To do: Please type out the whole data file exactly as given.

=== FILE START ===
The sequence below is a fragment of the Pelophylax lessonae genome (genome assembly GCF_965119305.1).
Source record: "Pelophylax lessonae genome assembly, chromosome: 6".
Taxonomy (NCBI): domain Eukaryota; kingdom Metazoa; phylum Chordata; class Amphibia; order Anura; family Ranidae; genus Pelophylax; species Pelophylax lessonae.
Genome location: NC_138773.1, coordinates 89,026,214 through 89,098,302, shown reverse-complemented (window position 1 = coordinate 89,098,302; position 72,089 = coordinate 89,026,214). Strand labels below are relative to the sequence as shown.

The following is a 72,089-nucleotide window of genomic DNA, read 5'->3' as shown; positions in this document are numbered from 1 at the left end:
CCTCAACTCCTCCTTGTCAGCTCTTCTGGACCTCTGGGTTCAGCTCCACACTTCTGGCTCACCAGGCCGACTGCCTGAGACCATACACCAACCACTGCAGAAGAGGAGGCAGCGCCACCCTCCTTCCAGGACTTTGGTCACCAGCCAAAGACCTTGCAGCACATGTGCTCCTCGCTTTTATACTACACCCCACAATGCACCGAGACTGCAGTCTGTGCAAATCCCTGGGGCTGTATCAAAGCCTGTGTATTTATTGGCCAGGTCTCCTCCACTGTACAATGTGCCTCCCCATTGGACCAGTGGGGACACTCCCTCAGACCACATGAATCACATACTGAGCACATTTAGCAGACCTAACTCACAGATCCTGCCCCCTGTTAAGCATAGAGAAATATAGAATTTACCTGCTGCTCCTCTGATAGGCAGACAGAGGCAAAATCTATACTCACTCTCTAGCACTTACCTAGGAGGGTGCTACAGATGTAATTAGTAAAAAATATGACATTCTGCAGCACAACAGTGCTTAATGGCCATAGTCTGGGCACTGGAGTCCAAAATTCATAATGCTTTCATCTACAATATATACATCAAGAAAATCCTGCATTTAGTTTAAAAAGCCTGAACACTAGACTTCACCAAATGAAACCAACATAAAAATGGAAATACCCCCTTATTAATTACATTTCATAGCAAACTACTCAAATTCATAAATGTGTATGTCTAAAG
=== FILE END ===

The sequence below is a fragment of the Pelophylax lessonae genome (genome assembly GCF_965119305.1).
Source record: "Pelophylax lessonae genome assembly, chromosome: 6".
Taxonomy (NCBI): domain Eukaryota; kingdom Metazoa; phylum Chordata; class Amphibia; order Anura; family Ranidae; genus Pelophylax; species Pelophylax lessonae.
Genome location: NC_138773.1, coordinates 89,026,214 through 89,098,302, shown reverse-complemented (window position 1 = coordinate 89,098,302; position 72,089 = coordinate 89,026,214). Strand labels below are relative to the sequence as shown.

The following is a 72,089-nucleotide window of genomic DNA, read 5'->3' as shown; positions in this document are numbered from 1 at the left end:
CCTCAACTCCTCCTTGTCAGCTCTTCTGGACCTCTGGGTTCAGCTCCACACTTCTGGCTCACCAGGCCGACTGCCTGAGACCATACACCAACCACTGCAGAAGAGGAGGCAGCGCCACCCTCCTTCCAGGACTTTGGTCACCAGCCAAAGACCTTGCAGCACATGTGCTCCTCGCTTTTATACTACACCCCACAATGCACCGAGACTGCAGTCTGTGCAAATCCCTGGGGCTGTATCAAAGCCTGTGTATTTATTGGCCAGGTCTCCTCCACTGTACAATGTGCCTCCCCATTGGACCAGTGGGGACACTCCCTCAGACCACATGAATCACATACTGAGCACATTTAGCAGACCTAACTCACAGATCCTGCCCCCTGTTAAGCATAGAGAAATATAGAATTTACCTGCTGCTCCTCTGATAGGCAGACAGAGGCAAAATCTATACTCACTCTCTAGCACTTACCTAGGAGGGTGCTACAGATGTAATTAGTAAAAAATATGACATTCTGCAGCACAACAGTGCTTAATGGCCATAGTCTGGGCACTGGAGTCCAAAATTCATAATGCTTTCATCTACAATATATACATCAAGAAAATCCTGCATTTAGTTTAAAAAGCCTGAACACTAGACTTCACCAAATGAAACCAACATAAAAATGGAAATACCCCCTTATTAATTACATTTCATAGCAAACTACTCAAATTCATAAATGTGTATGTCTAAAG